Scarcity marketing: Does it still work?

Creating a sense of exclusivity and limited-time offers for high-quality items can be a powerful way to sell your products or services. But how you do it matters.

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These days, everything seems to be about ease, convenience and availability. With a few clicks, you can get almost anything (groceries, clothes, transportation…you name it!) sent to your home.

If people can’t get what from one business, another option is just a few more clicks away – so why wait?

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In this climate, it seems like scarcity marketing should be a thing of the past. However, this couldn’t be further from the truth. As it turns out, having so much surplus makes people much more competitive over limited resources. So, if you do it right, scarcity marketing can actually be an incredibly powerful way to sell your products or services.

With all that in mind, let’s talk about scarcity marketing and how to use it effectively with today’s “I want it now” consumers.

How scarcity marketing works

Scarcity marketing is based on one very simple, primal principle: fear motivates people to act. This can be fear of almost anything: fear of missing out, fear of social embarrassment, fear of inadequacy…you get the idea.

Take the Disney Vault, for example. For decades, Disney has locked away its classic movies for years at a time. Then, every so often, they open the vault and re-release certain titles — for a limited time. If you want a copy of your childhood favorite film, you have to buy during that period or you’ll miss out.

It’s a simple strategy, but it’s so well-designed and executed that every “new” release draws in the next generation of buyers. And, as a result, the Disney movies maintain a special, almost sacred place in the American household — all because of scarcity marketing.

The secret to Disney’s success is the fact that when things are always available, they become a commodity. As humans, we take the commonplace for granted. However, when something is only available for limited times or in limited quantities, it becomes special. We care a lot more about things that are hard to get or replace and that makes those things more valuable to us.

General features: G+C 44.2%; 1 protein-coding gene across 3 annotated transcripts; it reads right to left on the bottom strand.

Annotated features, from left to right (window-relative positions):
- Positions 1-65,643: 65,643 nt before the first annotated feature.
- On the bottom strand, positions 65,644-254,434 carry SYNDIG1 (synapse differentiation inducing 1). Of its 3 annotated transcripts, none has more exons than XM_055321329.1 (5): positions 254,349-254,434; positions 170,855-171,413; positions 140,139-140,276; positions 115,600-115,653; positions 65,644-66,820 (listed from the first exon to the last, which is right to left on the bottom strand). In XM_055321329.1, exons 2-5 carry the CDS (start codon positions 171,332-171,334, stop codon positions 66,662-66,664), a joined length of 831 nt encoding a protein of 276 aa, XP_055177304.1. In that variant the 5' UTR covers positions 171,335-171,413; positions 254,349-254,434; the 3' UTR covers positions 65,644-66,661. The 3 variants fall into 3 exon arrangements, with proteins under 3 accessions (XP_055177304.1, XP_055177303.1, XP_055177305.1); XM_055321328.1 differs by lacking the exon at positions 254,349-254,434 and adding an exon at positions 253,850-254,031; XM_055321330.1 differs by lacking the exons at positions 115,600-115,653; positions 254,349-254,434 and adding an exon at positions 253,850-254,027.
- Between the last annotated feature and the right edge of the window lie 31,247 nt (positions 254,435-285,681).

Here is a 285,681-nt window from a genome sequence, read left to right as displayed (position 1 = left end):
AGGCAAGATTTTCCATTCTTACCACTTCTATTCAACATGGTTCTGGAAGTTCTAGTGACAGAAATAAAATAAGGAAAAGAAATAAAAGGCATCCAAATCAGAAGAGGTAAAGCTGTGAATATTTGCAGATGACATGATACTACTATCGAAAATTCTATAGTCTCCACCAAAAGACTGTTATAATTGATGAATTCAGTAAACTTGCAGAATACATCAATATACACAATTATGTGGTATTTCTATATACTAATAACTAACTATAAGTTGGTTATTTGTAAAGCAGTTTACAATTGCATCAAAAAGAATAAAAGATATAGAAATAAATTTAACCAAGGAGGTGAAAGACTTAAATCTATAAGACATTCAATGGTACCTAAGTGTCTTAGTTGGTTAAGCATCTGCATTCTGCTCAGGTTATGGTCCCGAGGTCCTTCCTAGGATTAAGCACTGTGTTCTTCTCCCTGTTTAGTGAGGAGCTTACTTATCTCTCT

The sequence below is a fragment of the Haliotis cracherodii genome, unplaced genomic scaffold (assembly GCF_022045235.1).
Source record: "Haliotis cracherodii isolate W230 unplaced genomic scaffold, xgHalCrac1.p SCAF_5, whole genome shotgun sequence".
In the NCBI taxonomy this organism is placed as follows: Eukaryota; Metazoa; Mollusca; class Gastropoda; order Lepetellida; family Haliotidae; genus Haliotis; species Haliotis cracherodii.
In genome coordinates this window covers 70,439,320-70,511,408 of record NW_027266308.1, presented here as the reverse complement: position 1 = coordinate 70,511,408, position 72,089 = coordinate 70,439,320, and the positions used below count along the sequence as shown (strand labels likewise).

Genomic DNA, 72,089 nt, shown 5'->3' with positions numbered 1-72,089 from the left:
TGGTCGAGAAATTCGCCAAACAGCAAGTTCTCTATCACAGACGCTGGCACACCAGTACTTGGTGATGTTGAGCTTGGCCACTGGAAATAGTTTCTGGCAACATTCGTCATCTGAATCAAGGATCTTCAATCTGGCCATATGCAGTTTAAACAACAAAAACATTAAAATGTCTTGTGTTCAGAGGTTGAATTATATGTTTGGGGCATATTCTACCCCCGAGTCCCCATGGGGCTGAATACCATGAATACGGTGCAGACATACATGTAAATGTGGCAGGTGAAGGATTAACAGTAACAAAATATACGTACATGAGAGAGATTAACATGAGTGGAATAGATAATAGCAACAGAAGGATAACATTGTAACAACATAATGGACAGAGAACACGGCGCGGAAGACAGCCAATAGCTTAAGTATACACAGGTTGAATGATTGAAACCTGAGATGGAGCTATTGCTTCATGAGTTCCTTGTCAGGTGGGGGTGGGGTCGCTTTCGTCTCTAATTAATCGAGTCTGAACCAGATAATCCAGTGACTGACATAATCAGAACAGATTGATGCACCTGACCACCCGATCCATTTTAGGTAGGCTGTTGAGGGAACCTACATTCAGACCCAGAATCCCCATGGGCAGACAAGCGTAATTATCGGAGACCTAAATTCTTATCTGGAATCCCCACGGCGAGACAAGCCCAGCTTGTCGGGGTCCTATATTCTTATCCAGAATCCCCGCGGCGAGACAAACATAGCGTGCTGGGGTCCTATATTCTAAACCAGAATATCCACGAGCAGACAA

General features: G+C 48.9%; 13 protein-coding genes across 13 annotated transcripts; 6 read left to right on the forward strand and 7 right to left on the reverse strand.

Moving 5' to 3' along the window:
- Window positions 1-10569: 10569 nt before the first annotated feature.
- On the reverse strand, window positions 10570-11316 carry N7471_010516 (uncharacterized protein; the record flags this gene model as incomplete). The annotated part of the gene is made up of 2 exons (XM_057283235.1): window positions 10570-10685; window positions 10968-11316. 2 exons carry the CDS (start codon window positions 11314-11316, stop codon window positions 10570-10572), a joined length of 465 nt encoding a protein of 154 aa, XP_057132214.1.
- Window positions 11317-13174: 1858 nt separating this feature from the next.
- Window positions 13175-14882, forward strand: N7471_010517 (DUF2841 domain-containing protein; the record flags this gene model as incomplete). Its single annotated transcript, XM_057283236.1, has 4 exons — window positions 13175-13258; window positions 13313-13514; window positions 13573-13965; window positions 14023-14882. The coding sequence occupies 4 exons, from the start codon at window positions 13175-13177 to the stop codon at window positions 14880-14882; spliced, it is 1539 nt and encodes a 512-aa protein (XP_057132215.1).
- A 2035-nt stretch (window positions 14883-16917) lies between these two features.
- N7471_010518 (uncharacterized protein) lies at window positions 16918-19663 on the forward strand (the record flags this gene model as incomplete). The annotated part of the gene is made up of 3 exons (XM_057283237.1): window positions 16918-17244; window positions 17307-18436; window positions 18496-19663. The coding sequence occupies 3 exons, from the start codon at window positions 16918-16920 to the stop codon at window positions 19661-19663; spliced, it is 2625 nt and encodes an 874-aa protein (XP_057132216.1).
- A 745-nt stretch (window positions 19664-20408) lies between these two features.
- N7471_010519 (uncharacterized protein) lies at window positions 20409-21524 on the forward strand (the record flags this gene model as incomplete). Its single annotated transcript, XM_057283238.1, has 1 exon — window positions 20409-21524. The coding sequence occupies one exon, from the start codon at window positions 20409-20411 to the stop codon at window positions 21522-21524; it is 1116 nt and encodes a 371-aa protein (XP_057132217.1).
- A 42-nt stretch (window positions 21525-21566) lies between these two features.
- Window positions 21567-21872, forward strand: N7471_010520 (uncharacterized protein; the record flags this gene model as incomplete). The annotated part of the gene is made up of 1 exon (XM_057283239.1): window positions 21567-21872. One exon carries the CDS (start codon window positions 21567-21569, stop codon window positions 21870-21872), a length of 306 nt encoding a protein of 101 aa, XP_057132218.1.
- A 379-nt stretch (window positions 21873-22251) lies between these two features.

Putting scarcity to work for you

As it turns out, two-day shipping and other services that indulge the “I want it now” side of the market have actually increased the effectiveness of scarcity marketing. People simply aren’t used to limited supplies or having to wait for something, so scarcity has an even bigger impact than used to.

This is good news because it means that you don’t have to be a giant company with a decades-old brand to make scarcity marketing work. Here are a few ideas.

Create high-quality products

Anyone who’s ever tried a DIY project knows that quality takes a lot of time and effort. As a result, we all naturally recognize that quality and quantity have an inverse relationship: the higher the quality, the less you can produce.

Whether or not that actually plays out at scale, that’s how we all believe things work.

Take alcohol, for example. For centuries, a variety of factors (local weather and soil conditions, harvest time and quality, fermentation technique, age, etc.) have made alcohol a limited-edition product. Sure, you can get cheap wine, but if you really want the good stuff, you need to buy the wine from the right year and the right brand.

Most of the time, good alcohol is only available in limited quantities. Or at least, that’s the mystique…and it’s one that works for some businesses.

For instance, Pappy Van Winkle only ships out 7,000 cases of whiskey each year. Could they produce more? Probably, but by focusing on quality and limiting their production to a few thousand cases a year, they’ve created a product that people will pay hundreds of dollars a bottle for.